Series officials ruled that Castroneves was still ahead when the caution flew. Tracy's car owner, Barry Green, protested -- only to be told two months later that he didn't have grounds to protest. Castroneves kept the win. His teammate de Ferran won in 2003, followed a year later in a rain-shortened 500 by Buddy Rice, driving a car fielded by 1986 winner Bobby Rahal.
In 2005, the most heralded female driver to date arrived at Indianapolis, and Danica Patrick didn't disappoint. Danica qualified fourth, and while she drove a mistake-prone race, the high-profile rookie used fuel strategy to lead late before finishing fourth, in the process delivering Indy car racing its first Sports Illustrated cover since 1985. Patrick not only has become the IndyCar Series' most popular driver, but is an American pop-culture icon.
The second half of the decade featured a Dallara-Honda spec formula. Driving for Roger Penske, Sam Hornish Jr.'s 2006 victory was the most recent win for an American driver. Dario Franchitti splashed across the line to claim the rain-shortened 2007 race; the Scotsman repeated three years later. His Ganassi Racing teammate Scott Dixon triumphed in 2008, while Castroneves claimed his third (and Penske's record 15th) Indy crown in 2009.
Other Indy car stars of the 21st century include third-generation racer Marco Andretti, who made history with his impressive debut at Indianapolis in 2006. Then just 19 years old, Marco led the race into the final lap, only to be passed in the sprint to the checkered flag by Hornish in the second-closest finish in 500 history (.0635 of a second). Andretti has led in four of his five Indy starts and notched third-place finishes in 2008 and 2010.
Englishman Dan Wheldon is one of the most successful drivers of the decade, with five top-seven finishes in eight starts. Wheldon won the 500 in 2005 with the most laps led (148), and he was second in 2009 and 2010 and third in 2004. Tony Kanaan holds the distinction of leading the first seven starts of his Indianapolis career -- an IMS record -- and has finished in the top eight four times.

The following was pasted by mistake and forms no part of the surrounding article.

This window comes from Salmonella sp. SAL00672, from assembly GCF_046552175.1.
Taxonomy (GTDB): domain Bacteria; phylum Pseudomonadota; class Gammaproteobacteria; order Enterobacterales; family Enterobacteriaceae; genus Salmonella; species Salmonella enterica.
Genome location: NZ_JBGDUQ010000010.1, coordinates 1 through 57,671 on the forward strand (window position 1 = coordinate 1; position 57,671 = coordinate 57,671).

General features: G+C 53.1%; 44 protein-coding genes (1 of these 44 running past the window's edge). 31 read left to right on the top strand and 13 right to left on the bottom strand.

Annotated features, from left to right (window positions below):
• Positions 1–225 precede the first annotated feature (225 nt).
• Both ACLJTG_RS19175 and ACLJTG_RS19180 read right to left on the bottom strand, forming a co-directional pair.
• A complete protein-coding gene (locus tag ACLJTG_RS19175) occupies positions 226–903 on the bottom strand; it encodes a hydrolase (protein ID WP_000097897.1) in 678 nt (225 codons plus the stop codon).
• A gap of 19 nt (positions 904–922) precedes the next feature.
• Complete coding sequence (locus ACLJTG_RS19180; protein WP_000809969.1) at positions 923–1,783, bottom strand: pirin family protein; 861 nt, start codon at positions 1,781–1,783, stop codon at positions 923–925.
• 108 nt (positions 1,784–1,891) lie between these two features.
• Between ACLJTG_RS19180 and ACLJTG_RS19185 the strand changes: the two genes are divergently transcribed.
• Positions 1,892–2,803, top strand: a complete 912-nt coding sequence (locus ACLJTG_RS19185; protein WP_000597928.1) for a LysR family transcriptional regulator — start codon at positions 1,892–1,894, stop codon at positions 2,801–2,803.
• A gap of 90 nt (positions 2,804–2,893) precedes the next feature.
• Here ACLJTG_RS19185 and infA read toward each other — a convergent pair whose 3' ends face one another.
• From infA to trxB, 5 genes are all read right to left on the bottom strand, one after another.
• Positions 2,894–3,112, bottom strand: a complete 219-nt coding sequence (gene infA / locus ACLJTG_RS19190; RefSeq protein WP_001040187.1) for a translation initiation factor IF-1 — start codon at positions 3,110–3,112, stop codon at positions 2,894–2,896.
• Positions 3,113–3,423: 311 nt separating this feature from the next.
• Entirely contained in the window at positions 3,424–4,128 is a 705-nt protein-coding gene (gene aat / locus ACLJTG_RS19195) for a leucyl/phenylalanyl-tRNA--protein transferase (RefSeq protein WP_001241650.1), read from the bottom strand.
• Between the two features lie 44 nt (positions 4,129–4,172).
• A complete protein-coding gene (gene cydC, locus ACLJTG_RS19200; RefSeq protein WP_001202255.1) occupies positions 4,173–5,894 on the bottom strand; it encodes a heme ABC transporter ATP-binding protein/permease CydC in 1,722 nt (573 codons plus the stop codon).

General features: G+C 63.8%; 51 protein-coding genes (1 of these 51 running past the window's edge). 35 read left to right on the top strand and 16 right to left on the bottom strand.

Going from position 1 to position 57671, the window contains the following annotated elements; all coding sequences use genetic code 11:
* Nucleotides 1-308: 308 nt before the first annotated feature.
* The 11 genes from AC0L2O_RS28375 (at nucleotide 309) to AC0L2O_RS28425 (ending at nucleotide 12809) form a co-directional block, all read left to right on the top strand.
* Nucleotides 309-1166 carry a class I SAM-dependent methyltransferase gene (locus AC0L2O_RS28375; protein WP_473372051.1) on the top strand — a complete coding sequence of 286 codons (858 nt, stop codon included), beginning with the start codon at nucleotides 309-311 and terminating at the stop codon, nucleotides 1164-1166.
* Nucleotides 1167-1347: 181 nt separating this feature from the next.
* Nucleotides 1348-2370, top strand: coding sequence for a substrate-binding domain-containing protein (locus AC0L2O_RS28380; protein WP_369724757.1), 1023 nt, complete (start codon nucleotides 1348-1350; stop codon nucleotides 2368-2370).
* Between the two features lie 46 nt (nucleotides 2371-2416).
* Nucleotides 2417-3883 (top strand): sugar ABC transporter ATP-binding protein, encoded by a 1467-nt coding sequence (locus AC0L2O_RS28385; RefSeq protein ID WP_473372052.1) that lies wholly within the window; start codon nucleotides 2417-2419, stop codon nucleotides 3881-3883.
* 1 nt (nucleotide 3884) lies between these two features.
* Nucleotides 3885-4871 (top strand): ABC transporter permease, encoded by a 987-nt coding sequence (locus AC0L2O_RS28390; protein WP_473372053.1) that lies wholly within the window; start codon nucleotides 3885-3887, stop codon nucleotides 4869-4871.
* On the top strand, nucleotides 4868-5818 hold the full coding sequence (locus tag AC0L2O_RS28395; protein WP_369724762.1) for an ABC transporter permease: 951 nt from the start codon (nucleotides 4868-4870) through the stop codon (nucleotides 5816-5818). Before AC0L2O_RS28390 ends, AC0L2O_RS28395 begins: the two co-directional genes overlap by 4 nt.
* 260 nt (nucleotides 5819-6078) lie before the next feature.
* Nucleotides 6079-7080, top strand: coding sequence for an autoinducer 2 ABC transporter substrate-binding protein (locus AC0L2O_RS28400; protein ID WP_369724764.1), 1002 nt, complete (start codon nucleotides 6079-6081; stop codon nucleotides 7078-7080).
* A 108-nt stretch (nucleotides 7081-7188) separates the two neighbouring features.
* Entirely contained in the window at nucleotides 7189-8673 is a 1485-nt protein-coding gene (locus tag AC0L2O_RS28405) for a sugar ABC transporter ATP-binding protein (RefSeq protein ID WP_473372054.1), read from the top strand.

Three-time IndyCar Series champion Franchitti is the sport's most accomplished current star, with 27 race wins, including two at Indy.
In a reversal from the start of the decade, the Indianapolis 500 is now by far the Indianapolis Motor Speedway's strongest event. Many observers believe that's the way it should be, some even maintaining that the Speedway never should have opened its gates to forms of motorsports other than the cars that became synonymous with the famous old track.
But Tony George is no longer running the show. On June 30, 2009, he was removed from his dual roles as president and CEO of the speedway and of Hulman & Co., the multifaceted business started in 1850 by Tony's great-great-grandfather, Herman Hulman. At the same time, George elected to stand down as the leader of the Indy Racing League. He was reinstated to the Hulman & Co. board in early 2011 but has no active governing role in terms of the speedway or the IRL.
Jeff Belskus took over as the CEO of Indianapolis Motor Speedway. In March 2010, Randy Bernard was named CEO of the IRL, which was eventually renamed INDYCAR in an effort to banish memories of the controversial terms IRL or Indy Racing League -- or by extension, Tony George.
George's sisters -- in particular, Josie George, who was instrumental in the hiring of Bernard -- have taken a much more active role in the management of the Hulman family business in recent years. While rumors always persist that the track will be sold, Mari George, daughter of Tony Hulman and the chairman of Hulman & Co. and IMS, always has maintained that the speedway will be handed down through generations of the Hulman family.
No matter who is in charge, the Indianapolis Motor Speedway always will stand as one of motorsports' greatest venues. With a century of history in the books, the legend continues this Sunday.